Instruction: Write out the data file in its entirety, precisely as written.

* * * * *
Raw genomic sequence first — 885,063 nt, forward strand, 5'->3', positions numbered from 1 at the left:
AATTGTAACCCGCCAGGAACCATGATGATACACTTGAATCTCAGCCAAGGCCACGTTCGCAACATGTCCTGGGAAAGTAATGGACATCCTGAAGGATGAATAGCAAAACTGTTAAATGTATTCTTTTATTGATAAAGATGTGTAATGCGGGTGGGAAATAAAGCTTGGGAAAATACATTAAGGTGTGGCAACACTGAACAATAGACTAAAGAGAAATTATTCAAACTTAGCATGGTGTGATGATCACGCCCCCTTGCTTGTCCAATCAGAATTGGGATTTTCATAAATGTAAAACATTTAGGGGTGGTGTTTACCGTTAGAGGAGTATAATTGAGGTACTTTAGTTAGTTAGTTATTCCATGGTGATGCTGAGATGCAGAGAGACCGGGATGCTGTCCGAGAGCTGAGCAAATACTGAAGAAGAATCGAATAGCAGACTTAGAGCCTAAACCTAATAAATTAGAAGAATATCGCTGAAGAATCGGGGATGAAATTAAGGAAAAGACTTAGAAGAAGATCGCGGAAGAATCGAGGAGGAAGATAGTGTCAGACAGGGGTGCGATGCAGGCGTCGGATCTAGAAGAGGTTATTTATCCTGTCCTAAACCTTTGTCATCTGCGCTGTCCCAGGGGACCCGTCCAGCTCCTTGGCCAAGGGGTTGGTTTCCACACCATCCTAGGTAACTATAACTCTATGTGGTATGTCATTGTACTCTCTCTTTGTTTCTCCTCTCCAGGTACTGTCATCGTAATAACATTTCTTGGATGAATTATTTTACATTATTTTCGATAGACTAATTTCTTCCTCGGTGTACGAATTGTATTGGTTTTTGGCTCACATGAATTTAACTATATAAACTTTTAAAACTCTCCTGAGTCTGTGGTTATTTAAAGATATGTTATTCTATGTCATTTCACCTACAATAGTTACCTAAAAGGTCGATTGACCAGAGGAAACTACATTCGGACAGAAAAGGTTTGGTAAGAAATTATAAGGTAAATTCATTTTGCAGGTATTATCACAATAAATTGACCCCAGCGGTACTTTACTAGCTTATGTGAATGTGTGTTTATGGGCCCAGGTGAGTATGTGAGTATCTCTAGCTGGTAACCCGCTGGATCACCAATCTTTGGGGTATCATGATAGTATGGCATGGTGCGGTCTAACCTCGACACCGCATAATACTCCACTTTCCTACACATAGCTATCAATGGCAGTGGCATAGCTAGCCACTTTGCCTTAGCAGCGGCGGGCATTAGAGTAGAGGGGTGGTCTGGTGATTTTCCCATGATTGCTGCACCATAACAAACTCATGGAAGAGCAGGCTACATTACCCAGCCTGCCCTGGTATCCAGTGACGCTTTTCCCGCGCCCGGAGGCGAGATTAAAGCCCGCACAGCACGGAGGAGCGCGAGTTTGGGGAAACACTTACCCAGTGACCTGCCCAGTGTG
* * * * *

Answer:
Raw genomic sequence first — 885,063 nt, forward strand, 5'->3', positions numbered from 1 at the left:
AATTGTAACCCGCCAGGAACCATGATGATACACTTGAATCTCAGCCAAGGCCACGTTCGCAACATGTCCTGGGAAAGTAATGGACATCCTGAAGGATGAATAGCAAAACTGTTAAATGTATTCTTTTATTGATAAAGATGTGTAATGCGGGTGGGAAATAAAGCTTGGGAAAATACATTAAGGTGTGGCAACACTGAACAATAGACTAAAGAGAAATTATTCAAACTTAGCATGGTGTGATGATCACGCCCCCTTGCTTGTCCAATCAGAATTGGGATTTTCATAAATGTAAAACATTTAGGGGTGGTGTTTACCGTTAGAGGAGTATAATTGAGGTACTTTAGTTAGTTAGTTATTCCATGGTGATGCTGAGATGCAGAGAGACCGGGATGCTGTCCGAGAGCTGAGCAAATACTGAAGAAGAATCGAATAGCAGACTTAGAGCCTAAACCTAATAAATTAGAAGAATATCGCTGAAGAATCGGGGATGAAATTAAGGAAAAGACTTAGAAGAAGATCGCGGAAGAATCGAGGAGGAAGATAGTGTCAGACAGGGGTGCGATGCAGGCGTCGGATCTAGAAGAGGTTATTTATCCTGTCCTAAACCTTTGTCATCTGCGCTGTCCCAGGGGACCCGTCCAGCTCCTTGGCCAAGGGGTTGGTTTCCACACCATCCTAGGTAACTATAACTCTATGTGGTATGTCATTGTACTCTCTCTTTGTTTCTCCTCTCCAGGTACTGTCATCGTAATAACATTTCTTGGATGAATTATTTTACATTATTTTCGATAGACTAATTTCTTCCTCGGTGTACGAATTGTATTGGTTTTTGGCTCACATGAATTTAACTATATAAACTTTTAAAACTCTCCTGAGTCTGTGGTTATTTAAAGATATGTTATTCTATGTCATTTCACCTACAATAGTTACCTAAAAGGTCGATTGACCAGAGGAAACTACATTCGGACAGAAAAGGTTTGGTAAGAAATTATAAGGTAAATTCATTTTGCAGGTATTATCACAATAAATTGACCCCAGCGGTACTTTACTAGCTTATGTGAATGTGTGTTTATGGGCCCAGGTGAGTATGTGAGTATCTCTAGCTGGTAACCCGCTGGATCACCAATCTTTGGGGTATCATGATAGTATGGCATGGTGCGGTCTAACCTCGACACCGCATAATACTCCACTTTCCTACACATAGCTATCAATGGCAGTGGCATAGCTAGCCACTTTGCCTTAGCAGCGGCGGGCATTAGAGTAGAGGGGTGGTCTGGTGATTTTCCCATGATTGCTGCACCATAACAAACTCATGGAAGAGCAGGCTACATTACCCAGCCTGCCCTGGTATCCAGTGACGCTTTTCCCGCGCCCGGAGGCGAGATTAAAGCCCGCACAGCACGGAGGAGCGCGAGTTTGGGGAAACACTTACCCAGTGACCTGCCCAGTGTG